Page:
Back at the Palace, the Beast proposes marriage again and again. For a long time, Beauty declines. But at last, charmed by his gentle manners, his lively mind, his obvious love for her (not to mention that very interesting household staff he employs and the presence of many more roses than cabbages on the estate), she agrees to live with him forever. (She won't agree to marry him, not being ready for that much of a mixed marriage, as she sees it!) She asks one last favor: that she may visit her father. The Beast agrees but insists that she return in one month, else his heart will break. Returning home, Beauty experiences all the distractions and temptations one might expect.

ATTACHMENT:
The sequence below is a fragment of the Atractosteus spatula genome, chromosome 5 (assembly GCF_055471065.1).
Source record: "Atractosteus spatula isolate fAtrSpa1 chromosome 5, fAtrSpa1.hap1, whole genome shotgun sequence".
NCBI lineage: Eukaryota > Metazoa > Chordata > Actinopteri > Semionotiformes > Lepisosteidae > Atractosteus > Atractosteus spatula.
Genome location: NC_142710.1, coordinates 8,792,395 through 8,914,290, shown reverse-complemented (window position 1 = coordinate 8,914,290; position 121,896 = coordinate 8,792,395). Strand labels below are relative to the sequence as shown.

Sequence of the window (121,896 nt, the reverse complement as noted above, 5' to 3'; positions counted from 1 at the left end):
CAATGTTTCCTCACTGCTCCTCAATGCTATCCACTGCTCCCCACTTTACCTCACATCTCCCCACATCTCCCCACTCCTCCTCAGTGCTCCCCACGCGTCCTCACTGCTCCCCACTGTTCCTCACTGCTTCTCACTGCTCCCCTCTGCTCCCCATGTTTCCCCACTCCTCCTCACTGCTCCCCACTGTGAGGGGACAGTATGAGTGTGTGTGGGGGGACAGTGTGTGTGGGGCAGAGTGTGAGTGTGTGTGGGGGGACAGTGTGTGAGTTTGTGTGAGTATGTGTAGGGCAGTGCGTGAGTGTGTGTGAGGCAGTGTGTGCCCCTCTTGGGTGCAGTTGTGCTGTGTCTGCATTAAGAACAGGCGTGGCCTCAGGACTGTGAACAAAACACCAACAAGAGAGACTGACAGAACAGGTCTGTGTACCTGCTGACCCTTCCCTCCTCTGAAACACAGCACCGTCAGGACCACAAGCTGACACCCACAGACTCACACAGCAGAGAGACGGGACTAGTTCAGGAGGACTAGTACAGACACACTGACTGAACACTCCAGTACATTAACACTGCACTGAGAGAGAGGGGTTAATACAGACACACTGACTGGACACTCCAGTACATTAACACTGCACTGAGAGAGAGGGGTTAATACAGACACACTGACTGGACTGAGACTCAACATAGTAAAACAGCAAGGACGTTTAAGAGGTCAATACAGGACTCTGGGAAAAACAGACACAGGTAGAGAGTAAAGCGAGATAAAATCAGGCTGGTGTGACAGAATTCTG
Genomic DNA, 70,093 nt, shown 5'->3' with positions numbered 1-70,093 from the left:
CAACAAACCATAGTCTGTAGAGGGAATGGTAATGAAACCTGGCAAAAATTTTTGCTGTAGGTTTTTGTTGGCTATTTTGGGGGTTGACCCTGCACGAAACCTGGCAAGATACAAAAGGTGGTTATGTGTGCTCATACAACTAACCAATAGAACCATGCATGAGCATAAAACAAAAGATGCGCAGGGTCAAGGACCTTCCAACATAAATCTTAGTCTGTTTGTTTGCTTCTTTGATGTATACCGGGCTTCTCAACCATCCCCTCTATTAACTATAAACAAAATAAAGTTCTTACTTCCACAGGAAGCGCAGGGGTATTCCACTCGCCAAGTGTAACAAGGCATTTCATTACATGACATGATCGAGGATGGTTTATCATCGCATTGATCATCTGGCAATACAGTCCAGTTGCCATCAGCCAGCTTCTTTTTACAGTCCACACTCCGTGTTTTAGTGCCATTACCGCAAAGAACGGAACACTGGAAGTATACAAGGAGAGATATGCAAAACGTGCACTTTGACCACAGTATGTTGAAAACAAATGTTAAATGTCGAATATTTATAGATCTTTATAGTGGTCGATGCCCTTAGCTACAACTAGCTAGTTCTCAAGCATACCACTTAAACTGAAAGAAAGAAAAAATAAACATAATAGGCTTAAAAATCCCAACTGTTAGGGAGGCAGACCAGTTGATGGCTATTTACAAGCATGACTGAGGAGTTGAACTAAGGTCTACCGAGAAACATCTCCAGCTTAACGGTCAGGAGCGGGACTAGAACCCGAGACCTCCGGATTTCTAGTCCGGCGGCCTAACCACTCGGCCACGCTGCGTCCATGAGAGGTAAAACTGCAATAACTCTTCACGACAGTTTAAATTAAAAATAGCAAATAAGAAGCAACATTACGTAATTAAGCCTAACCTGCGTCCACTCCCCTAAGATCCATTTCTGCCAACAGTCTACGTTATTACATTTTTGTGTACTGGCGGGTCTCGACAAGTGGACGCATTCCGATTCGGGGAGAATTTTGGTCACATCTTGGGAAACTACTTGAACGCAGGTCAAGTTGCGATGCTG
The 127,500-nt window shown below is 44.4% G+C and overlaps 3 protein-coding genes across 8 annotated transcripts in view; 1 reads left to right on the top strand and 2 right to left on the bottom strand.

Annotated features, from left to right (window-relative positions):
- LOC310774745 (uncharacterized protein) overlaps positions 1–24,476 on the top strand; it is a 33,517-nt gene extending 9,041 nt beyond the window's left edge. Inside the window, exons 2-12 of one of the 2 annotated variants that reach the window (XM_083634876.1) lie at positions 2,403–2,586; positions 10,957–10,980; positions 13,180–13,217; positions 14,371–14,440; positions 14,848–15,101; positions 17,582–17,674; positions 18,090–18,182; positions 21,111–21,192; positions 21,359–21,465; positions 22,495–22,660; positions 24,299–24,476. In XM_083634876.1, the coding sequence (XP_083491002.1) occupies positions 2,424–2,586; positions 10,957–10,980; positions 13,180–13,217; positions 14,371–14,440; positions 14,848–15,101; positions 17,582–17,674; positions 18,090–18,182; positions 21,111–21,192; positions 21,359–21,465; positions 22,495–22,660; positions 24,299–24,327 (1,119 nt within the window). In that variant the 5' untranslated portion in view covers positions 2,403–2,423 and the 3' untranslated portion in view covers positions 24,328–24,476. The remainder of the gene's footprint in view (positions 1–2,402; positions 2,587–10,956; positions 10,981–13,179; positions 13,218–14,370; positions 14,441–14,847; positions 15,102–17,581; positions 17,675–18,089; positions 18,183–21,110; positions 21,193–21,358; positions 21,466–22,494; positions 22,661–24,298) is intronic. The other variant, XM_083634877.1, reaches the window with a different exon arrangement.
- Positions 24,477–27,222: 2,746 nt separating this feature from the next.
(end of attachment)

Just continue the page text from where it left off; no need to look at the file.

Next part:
Don't overlook this part of the story. It tells us something important about ourselves. To work at becoming all we can be, to strive for the union of heart and mind, conscious and unconscious, of light and shadow, is demanding labor. Rewarding, yes, but challenging and difficult. The traditional fairy tale does not explicitly tell us what it requires for Beauty to learn to live with and love the Beast, but there is another story about the couple which does just that. At this point, let us focus on the fact that it is much easier to "stay at home," not to make the soul journey, not to go in search of the hidden life within us. It's easy to keep on doing what you've been doing, especially if you get rewarded for it. If you're Beauty (or Lazy, or Dopey, etc.) it's easy to fill your days with shopping and clothes and dancing and hours at the spa in the mall. If you're Brainy, it easy to lose yourself in books and computers and competition for scholar ships. How often the gifted in our culture keep doing what they do so well but at the expense of their personal lives, their relationships, even their sanity! And so Beauty is almost tempted to overstay her holiday, to for get where she is going in her life.